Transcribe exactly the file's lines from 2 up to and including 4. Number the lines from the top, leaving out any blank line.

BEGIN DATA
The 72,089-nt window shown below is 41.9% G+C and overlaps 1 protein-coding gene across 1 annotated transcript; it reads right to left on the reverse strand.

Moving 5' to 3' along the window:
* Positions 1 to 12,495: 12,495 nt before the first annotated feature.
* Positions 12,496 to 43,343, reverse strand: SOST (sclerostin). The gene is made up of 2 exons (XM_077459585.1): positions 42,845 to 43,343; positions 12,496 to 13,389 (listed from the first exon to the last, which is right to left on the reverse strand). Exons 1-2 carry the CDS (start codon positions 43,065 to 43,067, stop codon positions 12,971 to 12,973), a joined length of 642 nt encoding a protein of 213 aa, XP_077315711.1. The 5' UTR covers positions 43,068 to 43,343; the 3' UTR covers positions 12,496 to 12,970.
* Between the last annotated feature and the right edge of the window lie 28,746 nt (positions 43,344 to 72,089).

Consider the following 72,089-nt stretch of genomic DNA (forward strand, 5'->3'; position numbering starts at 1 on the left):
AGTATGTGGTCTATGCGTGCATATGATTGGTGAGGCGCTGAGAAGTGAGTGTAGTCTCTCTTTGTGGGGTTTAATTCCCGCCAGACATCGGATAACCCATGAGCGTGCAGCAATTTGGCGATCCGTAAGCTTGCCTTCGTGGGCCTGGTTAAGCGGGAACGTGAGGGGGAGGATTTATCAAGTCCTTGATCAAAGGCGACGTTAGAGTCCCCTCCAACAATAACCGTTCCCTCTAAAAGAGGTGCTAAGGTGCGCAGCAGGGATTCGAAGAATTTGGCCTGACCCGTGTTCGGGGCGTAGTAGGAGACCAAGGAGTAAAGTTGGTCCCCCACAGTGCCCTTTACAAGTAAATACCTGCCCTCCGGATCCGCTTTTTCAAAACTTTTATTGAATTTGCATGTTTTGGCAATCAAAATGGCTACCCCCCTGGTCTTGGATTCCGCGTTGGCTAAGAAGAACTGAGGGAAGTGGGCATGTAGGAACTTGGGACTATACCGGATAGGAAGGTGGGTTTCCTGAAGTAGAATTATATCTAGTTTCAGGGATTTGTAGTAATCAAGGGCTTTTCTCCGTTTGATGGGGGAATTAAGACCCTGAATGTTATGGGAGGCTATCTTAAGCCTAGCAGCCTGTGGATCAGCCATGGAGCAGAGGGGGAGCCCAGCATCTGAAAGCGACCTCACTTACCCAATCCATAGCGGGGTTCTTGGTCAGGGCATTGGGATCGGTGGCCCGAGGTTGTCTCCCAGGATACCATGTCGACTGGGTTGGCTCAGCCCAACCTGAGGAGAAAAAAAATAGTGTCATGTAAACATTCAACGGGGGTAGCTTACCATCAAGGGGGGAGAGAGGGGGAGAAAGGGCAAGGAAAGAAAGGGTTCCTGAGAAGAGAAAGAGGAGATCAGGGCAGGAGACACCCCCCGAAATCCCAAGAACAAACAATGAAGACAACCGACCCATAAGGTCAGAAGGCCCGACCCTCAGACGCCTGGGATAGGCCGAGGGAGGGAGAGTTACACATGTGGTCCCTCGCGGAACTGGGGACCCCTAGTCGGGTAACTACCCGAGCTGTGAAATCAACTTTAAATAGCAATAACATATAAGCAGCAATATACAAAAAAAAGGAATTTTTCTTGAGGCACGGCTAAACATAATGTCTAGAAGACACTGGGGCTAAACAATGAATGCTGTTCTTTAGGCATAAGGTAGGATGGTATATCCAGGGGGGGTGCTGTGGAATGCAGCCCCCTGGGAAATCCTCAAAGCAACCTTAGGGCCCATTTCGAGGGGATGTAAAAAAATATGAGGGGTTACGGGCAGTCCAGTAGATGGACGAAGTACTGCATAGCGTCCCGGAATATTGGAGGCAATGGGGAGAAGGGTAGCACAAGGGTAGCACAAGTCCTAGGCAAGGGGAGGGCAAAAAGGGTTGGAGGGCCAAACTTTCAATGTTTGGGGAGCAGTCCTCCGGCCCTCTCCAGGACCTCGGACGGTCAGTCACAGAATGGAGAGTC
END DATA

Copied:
Moving 5' to 3' along the window:
* Positions 1 to 12,495: 12,495 nt before the first annotated feature.
* Positions 12,496 to 43,343, reverse strand: SOST (sclerostin). The gene is made up of 2 exons (XM_077459585.1): positions 42,845 to 43,343; positions 12,496 to 13,389 (listed from the first exon to the last, which is right to left on the reverse strand). Exons 1-2 carry the CDS (start codon positions 43,065 to 43,067, stop codon positions 12,971 to 12,973), a joined length of 642 nt encoding a protein of 213 aa, XP_077315711.1. The 5' UTR covers positions 43,068 to 43,343; the 3' UTR covers positions 12,496 to 12,970.